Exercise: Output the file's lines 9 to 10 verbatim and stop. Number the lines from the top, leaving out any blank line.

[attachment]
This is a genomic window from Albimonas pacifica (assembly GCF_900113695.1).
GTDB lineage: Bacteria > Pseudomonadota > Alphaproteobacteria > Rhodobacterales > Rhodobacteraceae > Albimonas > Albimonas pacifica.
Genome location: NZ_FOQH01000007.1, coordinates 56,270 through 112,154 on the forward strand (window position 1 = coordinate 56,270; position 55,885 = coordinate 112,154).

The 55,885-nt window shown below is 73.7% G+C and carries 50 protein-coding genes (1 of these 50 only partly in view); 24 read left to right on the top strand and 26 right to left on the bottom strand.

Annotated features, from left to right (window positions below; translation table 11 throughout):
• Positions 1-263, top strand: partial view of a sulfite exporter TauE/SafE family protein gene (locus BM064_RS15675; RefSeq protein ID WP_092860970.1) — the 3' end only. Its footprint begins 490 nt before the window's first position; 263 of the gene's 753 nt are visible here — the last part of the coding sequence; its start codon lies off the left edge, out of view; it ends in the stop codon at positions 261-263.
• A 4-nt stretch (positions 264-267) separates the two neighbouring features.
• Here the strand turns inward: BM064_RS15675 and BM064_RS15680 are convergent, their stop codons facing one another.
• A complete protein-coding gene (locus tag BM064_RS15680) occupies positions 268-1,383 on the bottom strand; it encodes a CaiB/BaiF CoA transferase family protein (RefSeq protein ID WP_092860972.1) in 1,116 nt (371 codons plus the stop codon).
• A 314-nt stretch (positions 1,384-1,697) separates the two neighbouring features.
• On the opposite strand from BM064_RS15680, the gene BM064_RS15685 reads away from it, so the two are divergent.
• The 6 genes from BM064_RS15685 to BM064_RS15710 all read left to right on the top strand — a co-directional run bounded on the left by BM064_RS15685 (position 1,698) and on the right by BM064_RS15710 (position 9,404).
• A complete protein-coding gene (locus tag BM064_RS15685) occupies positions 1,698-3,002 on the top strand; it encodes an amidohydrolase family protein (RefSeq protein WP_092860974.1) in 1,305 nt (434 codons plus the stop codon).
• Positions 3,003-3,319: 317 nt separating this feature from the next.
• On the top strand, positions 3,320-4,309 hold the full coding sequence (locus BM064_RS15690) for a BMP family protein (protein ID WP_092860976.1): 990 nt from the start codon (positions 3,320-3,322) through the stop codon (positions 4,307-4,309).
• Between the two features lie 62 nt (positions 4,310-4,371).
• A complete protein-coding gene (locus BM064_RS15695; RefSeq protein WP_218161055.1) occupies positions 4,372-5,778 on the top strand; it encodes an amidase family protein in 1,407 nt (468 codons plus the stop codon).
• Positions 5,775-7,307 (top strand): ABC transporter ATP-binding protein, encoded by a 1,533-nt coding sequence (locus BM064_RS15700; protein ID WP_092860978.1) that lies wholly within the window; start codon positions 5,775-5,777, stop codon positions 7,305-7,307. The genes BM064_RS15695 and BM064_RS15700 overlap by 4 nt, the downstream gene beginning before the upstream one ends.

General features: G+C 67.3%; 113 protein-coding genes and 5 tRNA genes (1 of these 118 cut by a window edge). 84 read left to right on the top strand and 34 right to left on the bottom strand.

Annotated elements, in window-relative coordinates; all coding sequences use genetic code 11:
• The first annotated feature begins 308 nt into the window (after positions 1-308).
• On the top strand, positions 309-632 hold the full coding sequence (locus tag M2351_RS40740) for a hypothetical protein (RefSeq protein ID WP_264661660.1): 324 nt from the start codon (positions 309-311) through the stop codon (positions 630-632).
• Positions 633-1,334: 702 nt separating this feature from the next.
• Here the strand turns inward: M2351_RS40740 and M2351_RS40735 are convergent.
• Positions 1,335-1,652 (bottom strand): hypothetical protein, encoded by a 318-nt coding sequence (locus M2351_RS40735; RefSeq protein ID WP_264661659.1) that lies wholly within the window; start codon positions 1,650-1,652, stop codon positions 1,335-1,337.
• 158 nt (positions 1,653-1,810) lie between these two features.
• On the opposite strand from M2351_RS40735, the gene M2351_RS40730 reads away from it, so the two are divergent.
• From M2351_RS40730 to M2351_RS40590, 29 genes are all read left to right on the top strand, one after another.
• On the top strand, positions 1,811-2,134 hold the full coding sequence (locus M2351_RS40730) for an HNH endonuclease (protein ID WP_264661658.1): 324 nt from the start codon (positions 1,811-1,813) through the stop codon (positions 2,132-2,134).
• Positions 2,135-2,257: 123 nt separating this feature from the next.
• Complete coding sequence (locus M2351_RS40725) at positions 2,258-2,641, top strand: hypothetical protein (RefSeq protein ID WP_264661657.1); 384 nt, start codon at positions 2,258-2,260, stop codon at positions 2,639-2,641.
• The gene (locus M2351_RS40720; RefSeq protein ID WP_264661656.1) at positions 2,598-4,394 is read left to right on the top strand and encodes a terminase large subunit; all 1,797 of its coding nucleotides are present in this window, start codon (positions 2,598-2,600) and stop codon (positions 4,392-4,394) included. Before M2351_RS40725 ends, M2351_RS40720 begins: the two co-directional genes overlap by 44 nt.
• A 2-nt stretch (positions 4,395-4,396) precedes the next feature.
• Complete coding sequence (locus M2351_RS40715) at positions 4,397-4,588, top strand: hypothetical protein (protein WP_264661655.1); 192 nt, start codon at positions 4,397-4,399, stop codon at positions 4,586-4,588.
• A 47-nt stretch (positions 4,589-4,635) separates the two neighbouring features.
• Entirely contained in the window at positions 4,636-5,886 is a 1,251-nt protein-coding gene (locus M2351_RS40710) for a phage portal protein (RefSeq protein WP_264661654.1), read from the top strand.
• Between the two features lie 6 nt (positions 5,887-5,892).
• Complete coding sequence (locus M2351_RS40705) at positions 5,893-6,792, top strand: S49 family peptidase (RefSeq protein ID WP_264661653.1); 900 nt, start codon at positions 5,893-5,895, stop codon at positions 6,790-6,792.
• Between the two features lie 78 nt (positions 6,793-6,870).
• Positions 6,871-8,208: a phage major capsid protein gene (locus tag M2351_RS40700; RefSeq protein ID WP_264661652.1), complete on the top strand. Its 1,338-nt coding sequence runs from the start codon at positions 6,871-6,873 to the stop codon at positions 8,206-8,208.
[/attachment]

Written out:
• A complete protein-coding gene (locus tag BM064_RS15680) occupies positions 268-1,383 on the bottom strand; it encodes a CaiB/BaiF CoA transferase family protein (RefSeq protein ID WP_092860972.1) in 1,116 nt (371 codons plus the stop codon).
• A 314-nt stretch (positions 1,384-1,697) separates the two neighbouring features.